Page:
United States v. Parcel of Rumson, N. J., Land, 507 U.S. 111 (1993)

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OCTOBER TERM, 1992

Syllabus

UNITED STATES v. A PARCEL OF LAND, BUILDINGS, APPURTENANCES, AND IMPROVEMENTS, KNOWN AS 92 BUENA VISTA AVENUE, RUMSON, NEW JERSEY, et al.

certiorari to the united states court of appeals for the third circuit

No. 91-781. Argued October 13, 1992—Decided February 24, 1993

The Government filed an in rem action against the parcel of land on which respondent's home is located, alleging that she had purchased the property with funds given her by Joseph Brenna that were "the proceeds traceable" to illegal drug trafficking, and that the property was therefore subject to seizure and forfeiture under the Comprehensive Drug Abuse Prevention and Control Act of 1970, 21 U. S. C. 881(a)(6). The District Court ruled, among other things, that respondent, who claims that she had no knowledge of the origins of the funds used to buy her house, could not invoke the "innocent owner" defense in 881(a)(6), which provides that "no property shall be forfeited . . . , to the extent of the interest of an owner, by reason of any act . . . established by that owner to have been committed . . . without the knowledge or consent of that owner." The Court of Appeals remanded on interlocutory appeal, rejecting the District Court's reasoning that the innocent owner defense may be invoked only by persons who are bona fide purchasers for value and by those who acquired their property interests before the acts giving rise to the forfeiture took place.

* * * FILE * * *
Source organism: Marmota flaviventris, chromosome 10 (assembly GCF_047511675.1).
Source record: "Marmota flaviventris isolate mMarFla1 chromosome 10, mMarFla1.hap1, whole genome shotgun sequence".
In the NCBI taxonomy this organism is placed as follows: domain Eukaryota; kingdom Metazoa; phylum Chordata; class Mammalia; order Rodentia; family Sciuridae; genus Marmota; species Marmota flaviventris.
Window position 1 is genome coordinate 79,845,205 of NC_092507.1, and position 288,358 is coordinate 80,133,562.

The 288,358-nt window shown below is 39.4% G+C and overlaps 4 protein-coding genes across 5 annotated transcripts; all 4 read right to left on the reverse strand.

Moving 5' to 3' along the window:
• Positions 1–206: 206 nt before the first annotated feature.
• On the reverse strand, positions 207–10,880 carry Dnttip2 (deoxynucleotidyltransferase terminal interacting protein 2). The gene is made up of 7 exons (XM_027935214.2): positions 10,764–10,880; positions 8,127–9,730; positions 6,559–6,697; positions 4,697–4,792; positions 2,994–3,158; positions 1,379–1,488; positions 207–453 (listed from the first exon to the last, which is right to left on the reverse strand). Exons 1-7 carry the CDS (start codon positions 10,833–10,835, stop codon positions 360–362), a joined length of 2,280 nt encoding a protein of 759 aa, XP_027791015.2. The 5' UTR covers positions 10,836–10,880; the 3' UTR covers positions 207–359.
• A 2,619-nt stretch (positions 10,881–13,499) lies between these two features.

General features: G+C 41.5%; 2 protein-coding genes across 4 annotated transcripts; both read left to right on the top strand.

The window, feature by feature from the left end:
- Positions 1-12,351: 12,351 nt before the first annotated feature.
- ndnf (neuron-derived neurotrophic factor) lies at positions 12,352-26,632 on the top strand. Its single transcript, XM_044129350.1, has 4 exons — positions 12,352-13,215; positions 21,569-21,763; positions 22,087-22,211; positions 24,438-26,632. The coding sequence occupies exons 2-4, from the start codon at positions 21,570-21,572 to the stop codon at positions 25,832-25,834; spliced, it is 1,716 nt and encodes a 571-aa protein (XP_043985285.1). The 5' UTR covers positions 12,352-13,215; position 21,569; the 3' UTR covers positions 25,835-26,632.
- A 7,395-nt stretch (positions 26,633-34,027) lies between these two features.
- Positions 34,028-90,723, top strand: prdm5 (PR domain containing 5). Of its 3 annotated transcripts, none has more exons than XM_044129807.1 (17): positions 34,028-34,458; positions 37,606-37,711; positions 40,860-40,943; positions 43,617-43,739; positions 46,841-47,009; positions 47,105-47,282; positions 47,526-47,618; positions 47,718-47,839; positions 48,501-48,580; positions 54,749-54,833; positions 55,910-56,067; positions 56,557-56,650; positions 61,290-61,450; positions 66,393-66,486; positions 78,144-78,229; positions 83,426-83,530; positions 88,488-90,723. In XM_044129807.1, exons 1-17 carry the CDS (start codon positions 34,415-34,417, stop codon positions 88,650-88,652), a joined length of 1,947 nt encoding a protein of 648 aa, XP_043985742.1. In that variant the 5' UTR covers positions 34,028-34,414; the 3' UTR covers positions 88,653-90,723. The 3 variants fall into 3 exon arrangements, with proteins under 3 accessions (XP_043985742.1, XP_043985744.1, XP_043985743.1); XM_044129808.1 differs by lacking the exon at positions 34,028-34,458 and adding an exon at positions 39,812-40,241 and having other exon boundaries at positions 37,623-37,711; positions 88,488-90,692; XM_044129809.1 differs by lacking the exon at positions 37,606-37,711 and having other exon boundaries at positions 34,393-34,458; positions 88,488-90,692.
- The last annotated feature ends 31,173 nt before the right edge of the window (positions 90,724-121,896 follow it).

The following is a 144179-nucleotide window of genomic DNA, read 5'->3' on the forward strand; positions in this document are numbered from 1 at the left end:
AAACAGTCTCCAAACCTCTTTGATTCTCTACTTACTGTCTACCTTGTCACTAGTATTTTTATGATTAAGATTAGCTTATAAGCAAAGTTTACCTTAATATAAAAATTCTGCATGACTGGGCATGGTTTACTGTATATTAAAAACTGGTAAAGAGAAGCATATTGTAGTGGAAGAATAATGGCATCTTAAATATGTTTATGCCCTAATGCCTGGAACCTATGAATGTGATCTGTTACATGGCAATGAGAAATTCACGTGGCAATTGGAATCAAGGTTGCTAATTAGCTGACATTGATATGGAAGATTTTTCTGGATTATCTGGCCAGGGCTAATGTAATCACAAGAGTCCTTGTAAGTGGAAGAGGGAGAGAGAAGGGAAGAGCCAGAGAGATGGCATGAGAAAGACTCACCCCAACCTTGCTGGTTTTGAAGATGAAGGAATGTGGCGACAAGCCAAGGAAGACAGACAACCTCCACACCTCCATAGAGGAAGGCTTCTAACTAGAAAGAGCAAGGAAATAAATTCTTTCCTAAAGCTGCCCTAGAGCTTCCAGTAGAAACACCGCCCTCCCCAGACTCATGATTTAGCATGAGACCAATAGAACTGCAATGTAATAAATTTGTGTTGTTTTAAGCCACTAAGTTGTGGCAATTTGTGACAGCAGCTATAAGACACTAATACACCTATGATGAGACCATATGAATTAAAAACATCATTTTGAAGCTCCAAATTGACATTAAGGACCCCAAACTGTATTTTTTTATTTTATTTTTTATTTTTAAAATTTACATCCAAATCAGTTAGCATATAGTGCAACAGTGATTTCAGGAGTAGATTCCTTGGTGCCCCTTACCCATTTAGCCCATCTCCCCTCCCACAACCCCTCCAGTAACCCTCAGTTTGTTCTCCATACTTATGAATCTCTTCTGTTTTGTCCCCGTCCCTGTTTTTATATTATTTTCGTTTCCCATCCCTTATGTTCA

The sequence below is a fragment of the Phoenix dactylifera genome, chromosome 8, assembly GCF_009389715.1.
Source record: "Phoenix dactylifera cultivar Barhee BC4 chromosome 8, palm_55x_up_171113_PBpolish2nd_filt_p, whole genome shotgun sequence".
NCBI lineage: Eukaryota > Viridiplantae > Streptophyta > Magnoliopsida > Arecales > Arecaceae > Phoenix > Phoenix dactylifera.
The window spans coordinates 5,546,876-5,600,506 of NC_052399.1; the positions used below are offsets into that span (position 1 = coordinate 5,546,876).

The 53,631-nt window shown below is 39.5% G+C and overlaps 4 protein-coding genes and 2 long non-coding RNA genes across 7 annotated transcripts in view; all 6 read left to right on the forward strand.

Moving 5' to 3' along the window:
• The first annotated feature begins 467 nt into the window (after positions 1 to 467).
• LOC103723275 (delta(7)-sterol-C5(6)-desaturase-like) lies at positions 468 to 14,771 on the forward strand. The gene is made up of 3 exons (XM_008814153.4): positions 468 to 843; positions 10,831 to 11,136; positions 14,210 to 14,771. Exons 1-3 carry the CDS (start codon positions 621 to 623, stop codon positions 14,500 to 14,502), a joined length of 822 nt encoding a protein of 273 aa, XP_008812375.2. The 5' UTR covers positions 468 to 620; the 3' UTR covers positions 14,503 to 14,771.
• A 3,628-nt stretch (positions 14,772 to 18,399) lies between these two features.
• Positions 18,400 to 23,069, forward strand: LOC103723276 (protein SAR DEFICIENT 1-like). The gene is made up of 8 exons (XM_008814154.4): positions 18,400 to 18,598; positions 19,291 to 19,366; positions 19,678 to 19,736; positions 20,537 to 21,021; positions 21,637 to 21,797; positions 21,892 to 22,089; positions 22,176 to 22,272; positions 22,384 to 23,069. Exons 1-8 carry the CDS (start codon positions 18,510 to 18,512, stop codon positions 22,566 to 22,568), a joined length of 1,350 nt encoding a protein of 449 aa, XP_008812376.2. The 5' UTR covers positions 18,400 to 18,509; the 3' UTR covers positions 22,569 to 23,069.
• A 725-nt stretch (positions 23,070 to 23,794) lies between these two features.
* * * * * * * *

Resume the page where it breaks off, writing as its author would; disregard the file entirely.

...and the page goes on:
Held: The judgment is affirmed.

937 F. 2d 98, affirmed.

Justice Stevens, joined by Justice Blackmun, Justice O'Connor, and Justice Souter, concluded that an owner's lack of knowledge of the fact that her home had been purchased with the proceeds of illegal drug transactions constitutes a defense to a forfeiture proceeding under the statute. Pp. 118-131. (a) The task of construing the statute must be approached with caution. Although customs, piracy, and revenue laws have long provided for the official seizure and forfeiture of tangible property used in the commission of criminal activity, the statute marked an important expansion of governmental power by authorizing the forfeiture of proceeds from the sale of illegal goods and by creating an express and novel protection for innocent owners. Pp. 118-123.

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